If It’s Not Organic, Don’t Panic


Not all conscientious farms, or growers can afford to go certified organic, but that doesn’t mean they’re less healthy. Here’s what I know about the Big O (organic companies):

Organic farms require a USDA certification that they receive after a period of about three years. During that time, they’re considered ‘transitional.’ For a small farm, the expense can come at a prohibitive price tag, and while they may not be certified organic they are still considered “sustainable” in that they are grown locally and uphold similar growing practices. Often these small farms have a reduced carbon footprint because they sell close to home.

Because of the consumer surge in demand for organic foods, large agribusiness corporations have pulled up to the table in an effort to reap the benefits, threatening the existence of these small sustainable farmers and making it harder for them to compete.

Organic meat farmers are required to use feed grown organically and are prohibited from administering antibiotics or hormones to their livestock. Yet when it comes to animal welfare, they are only required to give the animals “access” to outdoors with as little as an open door leading to a cement patio.

On the flip side, sustainably raised meats, such as venison from New Zealand, are grass fed outdoors year-round on free-range ranches without the use of hormones, steroids, or growth promoters. Rainwater and sunshine nourish the pasture the animals graze on without environmentally expensive irrigation, waste disposal, or water-table impact. They’re just not “organic” by label, but they are truly sustainable.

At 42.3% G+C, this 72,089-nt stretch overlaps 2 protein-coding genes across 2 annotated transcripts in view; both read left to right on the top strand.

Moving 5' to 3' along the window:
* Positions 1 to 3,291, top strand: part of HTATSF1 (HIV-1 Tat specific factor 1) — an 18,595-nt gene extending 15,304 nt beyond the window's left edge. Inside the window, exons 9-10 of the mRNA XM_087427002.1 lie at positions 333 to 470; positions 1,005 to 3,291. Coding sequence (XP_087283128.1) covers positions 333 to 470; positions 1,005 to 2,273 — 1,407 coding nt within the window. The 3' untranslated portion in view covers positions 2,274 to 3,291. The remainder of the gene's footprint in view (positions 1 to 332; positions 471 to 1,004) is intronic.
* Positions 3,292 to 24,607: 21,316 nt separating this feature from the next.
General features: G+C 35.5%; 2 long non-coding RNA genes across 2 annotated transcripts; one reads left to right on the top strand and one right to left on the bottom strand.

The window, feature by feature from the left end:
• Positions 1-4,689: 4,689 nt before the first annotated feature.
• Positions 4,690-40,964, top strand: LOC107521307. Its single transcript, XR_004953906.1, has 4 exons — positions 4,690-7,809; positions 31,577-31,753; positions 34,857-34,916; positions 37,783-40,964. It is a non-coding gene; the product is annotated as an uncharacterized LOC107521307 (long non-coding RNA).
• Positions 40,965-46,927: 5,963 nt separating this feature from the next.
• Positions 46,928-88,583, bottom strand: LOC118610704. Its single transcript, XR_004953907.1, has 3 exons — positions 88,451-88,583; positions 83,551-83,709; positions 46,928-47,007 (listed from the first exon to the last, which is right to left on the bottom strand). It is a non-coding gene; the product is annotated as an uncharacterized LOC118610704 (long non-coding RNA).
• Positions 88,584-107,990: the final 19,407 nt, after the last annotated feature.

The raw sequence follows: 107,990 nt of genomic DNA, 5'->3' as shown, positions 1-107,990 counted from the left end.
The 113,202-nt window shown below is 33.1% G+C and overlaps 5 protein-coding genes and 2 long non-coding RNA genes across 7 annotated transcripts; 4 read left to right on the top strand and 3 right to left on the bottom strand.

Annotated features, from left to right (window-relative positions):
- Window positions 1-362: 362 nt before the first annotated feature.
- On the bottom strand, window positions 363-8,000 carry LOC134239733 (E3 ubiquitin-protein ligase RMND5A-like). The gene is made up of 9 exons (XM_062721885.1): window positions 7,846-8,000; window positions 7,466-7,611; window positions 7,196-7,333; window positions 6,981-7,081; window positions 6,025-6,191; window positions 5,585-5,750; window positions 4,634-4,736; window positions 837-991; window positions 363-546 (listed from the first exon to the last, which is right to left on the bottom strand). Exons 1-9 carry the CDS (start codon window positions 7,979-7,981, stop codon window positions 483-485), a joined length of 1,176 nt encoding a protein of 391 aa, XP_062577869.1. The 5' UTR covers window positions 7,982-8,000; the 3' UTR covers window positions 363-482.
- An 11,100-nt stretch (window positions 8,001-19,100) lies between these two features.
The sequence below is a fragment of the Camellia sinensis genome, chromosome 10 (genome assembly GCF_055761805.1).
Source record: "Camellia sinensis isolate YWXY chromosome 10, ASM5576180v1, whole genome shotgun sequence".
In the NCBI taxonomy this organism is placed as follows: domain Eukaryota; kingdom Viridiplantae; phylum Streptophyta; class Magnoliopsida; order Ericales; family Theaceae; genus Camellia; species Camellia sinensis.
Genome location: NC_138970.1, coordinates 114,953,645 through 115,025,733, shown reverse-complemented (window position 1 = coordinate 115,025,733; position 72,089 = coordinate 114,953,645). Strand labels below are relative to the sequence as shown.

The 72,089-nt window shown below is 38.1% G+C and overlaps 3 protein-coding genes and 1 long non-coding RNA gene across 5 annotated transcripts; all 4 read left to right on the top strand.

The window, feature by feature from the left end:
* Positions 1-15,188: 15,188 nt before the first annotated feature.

There’s no denying that certified organic foods come from a good philosophical place, offering consumers alternatives to products loaded with artificial chemicals, added hormones, and pesticides. When it comes to food choices, there’s always more than meets the eye. We have to look deeper than the surface of the label.

If you can’t afford all organic produce, opt for sustainable, biodynamic, and locally grown produce where they don’t use harsh chemical pesticides. Prioritize organic animal products, especially dairy, and organic soybeans to avoid GMOs (genetically modified food). The main point, however, is to eat a variety of fresh fruit and veggies daily.

Mareya Ibrahim is The Fit Foody, an award-winning chef on Everyday Health’s Emmy-nominated show “Recipe Rehab,” and author and founder of EatCleaner.com. Her book “The Clean Eating Handbook,” a guide on how to eat cleaner and get leaner, was released in May 2013.




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